The current environment is good for most trucking companies, considering there was approximately $13 trillion worth of freight hauled in the U.S. last year and about $10 trillion of that was hauled by trucks. Half of that freight was moved less than 50 miles and some 60% of it moved less than 200 miles. That’s a lot of hauls and ton-miles for fleets.
There are roughly one million fleets in the U.S. (550,000 for-hire and 450,000 private fleets). The size of these fleets varies greatly: 90% of all U.S. trucking fleets have six or fewer trucks and 97% have 20 or fewer trucks. On the other side of the spectrum, 50% of all the trucks on the road today are controlled by the top 2% of the fleets.
But the size of the fleet doesn’t matter, because most are operating profitably and are financially strong. This is evident by the decline in fleet bankruptcies; the companies still in business have survived two recessions, a barrage of new regulations and have rode the wave of oil going from $30 a barrel to $150 a barrel and back down to $40 a barrel.
Fleets are becoming more and more resourceful as increased operating costs and regulations have translated into numerous productivity improvements. The driver shortage, as painful as it may be, is actually helping to keep rates at an optimal level by managing capacity. There has been an explosion of mergers and acquisitions over the past few years, and this trend is likely to continue. Mega fleets may even acquire smaller fleets simply to get drivers.
Tires Rolling Along
Regardless of what happens with the price of fuel and other operating costs, tires are, and will remain, a major expense for fleets. During the past few years we’ve seen a lot of trends in the medium truck tire industry, most notably is the push for more fuel-efficient tires. The EPA SmartWay-verified list now includes more than 800 low rolling resistance products from more than 200 manufacturers. That’s a lot of options, and fleets need to exercise diligence as they choose tires.
There are a lot of ways to lower rolling resistance, but not all of them are beneficial. For instance, a simple compound change can produce a more fuel-efficient tire, but if it sacrifices traction to do so, that’s not a good compromise. In fact, a poor tire choice could result in the unsafe operation of the vehicle.
Prices will likely remain flat as raw materials have stabilized from the free fall over the past couple years. One caveat would be if the “T” word enters the picture and the Department of Commerce implements a tariff on medium truck tires imported from China, as they have with consumer and OTR tires.
All tire manufacturers continually strive to build a tire that will run further and wear smoother. Today’s products are lighter, carry more weight and last longer than tires from just a few years ago. But no matter how much technology is put into a tire, if it’s not properly maintained the technology is rendered useless.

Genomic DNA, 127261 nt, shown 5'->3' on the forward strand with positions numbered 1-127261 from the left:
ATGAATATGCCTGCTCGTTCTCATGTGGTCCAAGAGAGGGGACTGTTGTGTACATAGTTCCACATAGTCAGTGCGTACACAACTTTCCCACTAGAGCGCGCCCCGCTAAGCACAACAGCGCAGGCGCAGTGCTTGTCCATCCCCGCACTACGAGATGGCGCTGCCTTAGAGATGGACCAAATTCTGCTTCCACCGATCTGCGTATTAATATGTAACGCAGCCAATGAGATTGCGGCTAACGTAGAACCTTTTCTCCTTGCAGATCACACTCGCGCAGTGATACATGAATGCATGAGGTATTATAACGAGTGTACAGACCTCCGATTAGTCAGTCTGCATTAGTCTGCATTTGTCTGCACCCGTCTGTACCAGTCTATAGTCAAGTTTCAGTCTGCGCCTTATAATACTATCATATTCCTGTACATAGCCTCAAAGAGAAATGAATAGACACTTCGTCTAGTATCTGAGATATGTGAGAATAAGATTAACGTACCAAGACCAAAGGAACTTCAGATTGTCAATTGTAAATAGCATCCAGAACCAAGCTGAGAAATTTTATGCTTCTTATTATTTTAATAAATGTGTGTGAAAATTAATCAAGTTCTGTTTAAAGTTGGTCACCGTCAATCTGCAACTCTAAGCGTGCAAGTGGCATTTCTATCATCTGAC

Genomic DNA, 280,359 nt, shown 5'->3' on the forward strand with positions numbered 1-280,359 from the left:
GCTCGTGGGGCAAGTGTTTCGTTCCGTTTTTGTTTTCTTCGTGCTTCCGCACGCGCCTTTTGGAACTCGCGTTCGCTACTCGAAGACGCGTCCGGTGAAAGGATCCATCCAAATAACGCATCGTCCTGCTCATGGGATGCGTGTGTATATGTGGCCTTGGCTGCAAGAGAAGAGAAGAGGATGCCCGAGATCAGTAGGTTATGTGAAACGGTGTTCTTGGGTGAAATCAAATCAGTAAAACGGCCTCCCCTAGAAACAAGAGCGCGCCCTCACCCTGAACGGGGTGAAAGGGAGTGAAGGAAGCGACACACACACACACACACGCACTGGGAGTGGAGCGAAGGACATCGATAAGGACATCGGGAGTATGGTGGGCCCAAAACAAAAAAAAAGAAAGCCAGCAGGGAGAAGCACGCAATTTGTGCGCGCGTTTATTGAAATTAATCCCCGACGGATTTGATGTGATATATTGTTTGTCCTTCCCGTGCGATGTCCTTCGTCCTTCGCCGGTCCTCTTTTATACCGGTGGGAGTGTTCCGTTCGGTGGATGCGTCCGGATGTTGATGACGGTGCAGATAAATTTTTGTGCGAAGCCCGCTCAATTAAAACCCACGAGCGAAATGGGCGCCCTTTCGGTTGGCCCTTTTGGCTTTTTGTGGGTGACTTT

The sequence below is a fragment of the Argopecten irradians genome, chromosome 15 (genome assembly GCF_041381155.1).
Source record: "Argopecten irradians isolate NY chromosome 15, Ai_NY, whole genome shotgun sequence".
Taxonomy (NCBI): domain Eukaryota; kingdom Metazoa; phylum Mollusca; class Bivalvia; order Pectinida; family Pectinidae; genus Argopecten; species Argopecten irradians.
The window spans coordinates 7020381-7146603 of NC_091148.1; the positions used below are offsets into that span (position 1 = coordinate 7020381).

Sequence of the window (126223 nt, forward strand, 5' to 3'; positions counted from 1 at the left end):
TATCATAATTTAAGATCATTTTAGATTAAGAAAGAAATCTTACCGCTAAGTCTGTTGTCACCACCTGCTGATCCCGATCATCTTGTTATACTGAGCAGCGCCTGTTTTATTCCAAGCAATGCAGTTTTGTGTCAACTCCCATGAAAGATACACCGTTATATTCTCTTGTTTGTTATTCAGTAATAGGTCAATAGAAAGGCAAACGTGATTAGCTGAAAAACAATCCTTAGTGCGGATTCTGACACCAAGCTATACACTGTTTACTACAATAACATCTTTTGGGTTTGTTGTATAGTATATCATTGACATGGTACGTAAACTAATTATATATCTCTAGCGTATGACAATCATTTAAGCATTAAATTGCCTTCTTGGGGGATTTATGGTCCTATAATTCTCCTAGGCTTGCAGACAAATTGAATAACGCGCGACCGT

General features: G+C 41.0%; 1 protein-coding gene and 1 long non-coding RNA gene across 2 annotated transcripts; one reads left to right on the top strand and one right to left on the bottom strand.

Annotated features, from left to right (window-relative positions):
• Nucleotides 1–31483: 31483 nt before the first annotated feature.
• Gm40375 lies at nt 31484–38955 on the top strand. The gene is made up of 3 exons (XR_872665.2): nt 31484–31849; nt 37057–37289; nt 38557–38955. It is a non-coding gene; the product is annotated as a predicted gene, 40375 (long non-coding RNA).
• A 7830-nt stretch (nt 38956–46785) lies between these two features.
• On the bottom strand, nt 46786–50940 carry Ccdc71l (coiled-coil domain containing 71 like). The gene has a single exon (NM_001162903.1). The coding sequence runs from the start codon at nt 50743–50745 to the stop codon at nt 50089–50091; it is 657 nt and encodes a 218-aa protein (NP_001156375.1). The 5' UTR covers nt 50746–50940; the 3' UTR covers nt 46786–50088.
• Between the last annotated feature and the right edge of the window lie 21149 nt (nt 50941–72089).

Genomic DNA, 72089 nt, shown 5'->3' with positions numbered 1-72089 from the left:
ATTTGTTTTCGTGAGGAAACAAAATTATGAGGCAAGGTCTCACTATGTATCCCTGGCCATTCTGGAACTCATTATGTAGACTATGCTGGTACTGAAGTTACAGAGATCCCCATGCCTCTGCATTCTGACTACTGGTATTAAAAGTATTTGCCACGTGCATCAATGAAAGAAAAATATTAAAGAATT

At the top of the maintenance list is proper inflation. The disappointing truth is the majority of the tires on the road today are not properly inflated for the loads they are carrying. A lot fleets simply use the “one size fits all” method and inflate all tires to 100 psi.
The problem is most of the time this will result in the steer tires being underinflated, while the drive and trailer tires are overinflated. Fleets with properly maintained tires enjoy a real cost advantage over competitors with poorly maintained tires.
As for the medium truck tire industry in general, 2016 will look a lot like 2015. There should be enough supply to satisfy the demand. As previously mentioned, OEMs will likely peak, but with more trucks in service the replacement business should pick up some of the slack.
Prices will likely remain flat as raw materials have somewhat stabilized from the free fall over the past couple years. One caveat would be if the “T” word enters the picture and the Department of Commerce implements a tariff on medium truck tires imported from China, as they have with consumer and OTR tires.
There is some reason to be concerned; China has been the leading exporter of medium truck radials for some time, shipping 4.86 million units to the U.S. in 2011 – about 30% of the replacement market – jumping to 8.38 million in 2014 – 48% of the U.S. replacement market! Those numbers might get some unwanted attention.
The U.S. economy, the trucking industry and the medium truck tire market are all different worlds, but very much intertwined and ebb and flow together. There are a few wildcards in the mix, such as fuel costs, interest rates and regulations, but the fundamentals are on solid ground. For now, the prognosis is much more positive than negative and that’s good news for all three worlds.